In 6 seasons with the Twins, often with minimal fanfare, Nathan has accumulated 246 saves with a jaw-dropping ERA (1.87) and WHIP (.93) in that span. There are few closers on this guy's level when he's healthy.
#73. Jason Heyward
The 2010 season has had no shortage of memorable moments. Almost six months later, Jason Heyward hitting a 3-run home run on the first swing he ever took in the majors ranks right up there with the best of them. The most memorable first at-bat I've ever seen.
He hasn't stopped hitting in the time since Opening Day, as he is second only to Brian McCann as the Braves' home run and RBI leader. He also ranks in the top 5 in the NL in walks and OBP The odds-on NL Rookie of the Year favorite preseason, he has no shortage of competition in that race (namely the only other rookie on this list, Buster Posey). Whether he wins that award or not, I have a feeling Heyward will collect plenty of hardware over the course of his career.
#72. Corey Hart
After two very impressive seasons in 2007 and 2008, Corey Hart hit a wall in 2009, posting career lows in HR, RBI, and SLG. He's put that season behind him with a career year in 2010.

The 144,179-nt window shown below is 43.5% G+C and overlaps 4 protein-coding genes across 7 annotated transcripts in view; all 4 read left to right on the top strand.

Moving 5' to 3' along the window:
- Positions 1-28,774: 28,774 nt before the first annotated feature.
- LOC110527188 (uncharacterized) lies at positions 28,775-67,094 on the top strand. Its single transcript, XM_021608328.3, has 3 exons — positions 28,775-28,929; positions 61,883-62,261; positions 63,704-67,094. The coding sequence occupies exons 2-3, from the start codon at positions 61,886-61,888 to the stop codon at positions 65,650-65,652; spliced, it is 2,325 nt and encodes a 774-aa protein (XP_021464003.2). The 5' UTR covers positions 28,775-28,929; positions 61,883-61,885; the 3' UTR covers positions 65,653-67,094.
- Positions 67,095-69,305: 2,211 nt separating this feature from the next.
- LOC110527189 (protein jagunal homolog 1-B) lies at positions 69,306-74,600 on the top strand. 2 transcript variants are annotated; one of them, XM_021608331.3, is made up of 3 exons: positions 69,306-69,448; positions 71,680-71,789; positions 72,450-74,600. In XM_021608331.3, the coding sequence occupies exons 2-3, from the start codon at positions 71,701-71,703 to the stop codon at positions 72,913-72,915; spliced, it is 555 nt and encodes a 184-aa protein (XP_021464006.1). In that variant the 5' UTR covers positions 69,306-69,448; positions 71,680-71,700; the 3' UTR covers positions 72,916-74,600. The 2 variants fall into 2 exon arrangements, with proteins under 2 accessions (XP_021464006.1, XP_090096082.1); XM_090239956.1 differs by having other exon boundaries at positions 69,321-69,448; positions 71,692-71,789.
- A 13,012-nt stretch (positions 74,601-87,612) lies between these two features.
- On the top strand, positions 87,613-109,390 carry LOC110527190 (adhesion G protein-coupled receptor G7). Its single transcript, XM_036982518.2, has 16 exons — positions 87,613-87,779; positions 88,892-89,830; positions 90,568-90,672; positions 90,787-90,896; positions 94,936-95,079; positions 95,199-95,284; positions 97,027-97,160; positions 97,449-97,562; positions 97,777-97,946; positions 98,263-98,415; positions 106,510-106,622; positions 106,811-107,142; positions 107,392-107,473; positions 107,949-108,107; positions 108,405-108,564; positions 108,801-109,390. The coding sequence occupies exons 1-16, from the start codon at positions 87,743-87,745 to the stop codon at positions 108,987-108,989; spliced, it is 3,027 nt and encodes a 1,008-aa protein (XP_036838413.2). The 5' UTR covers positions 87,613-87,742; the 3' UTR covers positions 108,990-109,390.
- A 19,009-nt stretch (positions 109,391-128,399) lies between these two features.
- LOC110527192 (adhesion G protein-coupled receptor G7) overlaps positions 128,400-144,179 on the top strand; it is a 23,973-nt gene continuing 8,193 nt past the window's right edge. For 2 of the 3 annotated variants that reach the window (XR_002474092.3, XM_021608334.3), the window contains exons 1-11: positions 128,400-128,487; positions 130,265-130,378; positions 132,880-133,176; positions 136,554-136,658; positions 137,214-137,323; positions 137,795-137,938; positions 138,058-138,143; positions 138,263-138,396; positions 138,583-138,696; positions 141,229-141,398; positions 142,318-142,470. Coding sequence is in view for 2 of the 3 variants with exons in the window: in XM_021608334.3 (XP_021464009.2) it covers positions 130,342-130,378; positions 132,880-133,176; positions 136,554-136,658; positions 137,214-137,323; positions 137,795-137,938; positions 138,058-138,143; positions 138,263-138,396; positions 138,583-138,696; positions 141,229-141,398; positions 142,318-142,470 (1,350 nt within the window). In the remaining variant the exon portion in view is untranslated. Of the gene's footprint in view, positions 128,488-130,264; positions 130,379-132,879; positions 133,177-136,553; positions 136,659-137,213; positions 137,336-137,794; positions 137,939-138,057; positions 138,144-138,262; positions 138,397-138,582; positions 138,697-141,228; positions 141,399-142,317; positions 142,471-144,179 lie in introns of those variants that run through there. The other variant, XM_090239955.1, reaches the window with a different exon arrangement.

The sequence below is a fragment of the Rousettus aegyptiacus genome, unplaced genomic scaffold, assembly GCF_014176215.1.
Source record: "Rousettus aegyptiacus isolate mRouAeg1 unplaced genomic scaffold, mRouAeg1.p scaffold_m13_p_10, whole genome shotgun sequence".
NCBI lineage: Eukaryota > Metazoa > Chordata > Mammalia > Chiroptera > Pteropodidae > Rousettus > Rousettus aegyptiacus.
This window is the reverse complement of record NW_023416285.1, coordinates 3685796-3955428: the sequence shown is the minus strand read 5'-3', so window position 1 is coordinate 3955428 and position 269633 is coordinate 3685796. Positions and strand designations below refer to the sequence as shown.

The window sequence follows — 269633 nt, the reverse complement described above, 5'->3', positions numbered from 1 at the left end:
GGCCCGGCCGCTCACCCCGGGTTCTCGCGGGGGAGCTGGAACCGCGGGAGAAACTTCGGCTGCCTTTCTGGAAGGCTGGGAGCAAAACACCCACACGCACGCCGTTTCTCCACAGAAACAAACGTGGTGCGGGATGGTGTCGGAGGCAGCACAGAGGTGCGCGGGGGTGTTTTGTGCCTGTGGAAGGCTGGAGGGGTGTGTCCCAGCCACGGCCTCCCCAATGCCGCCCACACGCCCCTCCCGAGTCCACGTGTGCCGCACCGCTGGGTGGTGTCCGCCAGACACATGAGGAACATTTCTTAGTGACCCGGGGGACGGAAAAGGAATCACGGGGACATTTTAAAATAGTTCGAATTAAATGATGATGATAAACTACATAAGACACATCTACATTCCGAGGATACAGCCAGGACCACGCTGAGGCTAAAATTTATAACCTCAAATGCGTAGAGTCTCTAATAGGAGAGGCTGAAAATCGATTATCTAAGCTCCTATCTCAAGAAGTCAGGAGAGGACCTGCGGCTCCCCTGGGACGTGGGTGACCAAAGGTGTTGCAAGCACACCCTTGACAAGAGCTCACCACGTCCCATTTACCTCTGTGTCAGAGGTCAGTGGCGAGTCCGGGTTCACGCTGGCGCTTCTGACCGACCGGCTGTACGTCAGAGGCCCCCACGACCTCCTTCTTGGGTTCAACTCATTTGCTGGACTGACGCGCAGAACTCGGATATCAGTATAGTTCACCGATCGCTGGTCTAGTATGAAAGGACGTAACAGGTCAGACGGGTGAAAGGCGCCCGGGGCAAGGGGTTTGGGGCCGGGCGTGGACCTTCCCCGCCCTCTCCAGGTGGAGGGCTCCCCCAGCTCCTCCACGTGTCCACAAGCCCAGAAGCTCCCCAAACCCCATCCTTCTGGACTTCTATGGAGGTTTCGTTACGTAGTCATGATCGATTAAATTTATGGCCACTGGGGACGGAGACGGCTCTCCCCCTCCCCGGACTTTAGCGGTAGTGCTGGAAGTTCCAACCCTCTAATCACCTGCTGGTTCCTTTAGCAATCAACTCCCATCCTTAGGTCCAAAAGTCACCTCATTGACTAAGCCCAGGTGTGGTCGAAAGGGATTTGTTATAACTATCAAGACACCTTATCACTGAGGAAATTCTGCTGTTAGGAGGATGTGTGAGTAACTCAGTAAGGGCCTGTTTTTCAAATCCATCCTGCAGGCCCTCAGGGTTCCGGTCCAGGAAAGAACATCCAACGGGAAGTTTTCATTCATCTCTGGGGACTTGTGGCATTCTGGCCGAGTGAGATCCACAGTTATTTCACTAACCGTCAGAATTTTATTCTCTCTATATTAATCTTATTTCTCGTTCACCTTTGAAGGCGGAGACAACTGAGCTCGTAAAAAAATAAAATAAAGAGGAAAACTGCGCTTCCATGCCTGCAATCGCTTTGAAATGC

He is often overshadowed by Prince Fielder and Ryan Braun, but in 2010 Hart hit just one less home run than Fielder and posted an OPS a percentage point behind Braun's. Clearly he is as vital a part of the Brewers lineup as anyone. His stock will rise even more if he starts stealing bases again.
#71. Francisco Liriano
Francisco Liriano bursted on the scene in 2006, winning 12 games and posting a 2.16 ERA with 144 K's in 121 innings. Along with ace Johan Santana, the Twins boasted a pair of electric southpaws few teams could match.
He missed all of 2007 recovering from Tommy John surgery. After looking like his old self towards the end of 2008, he struggled mightily in 2009. He's found his old form though, posting career highs in wins and strikeouts. With Santana long gone, Liriano has become the prototypical ace on a staff consisting of mostly control pitchers.
#70. Justin Upton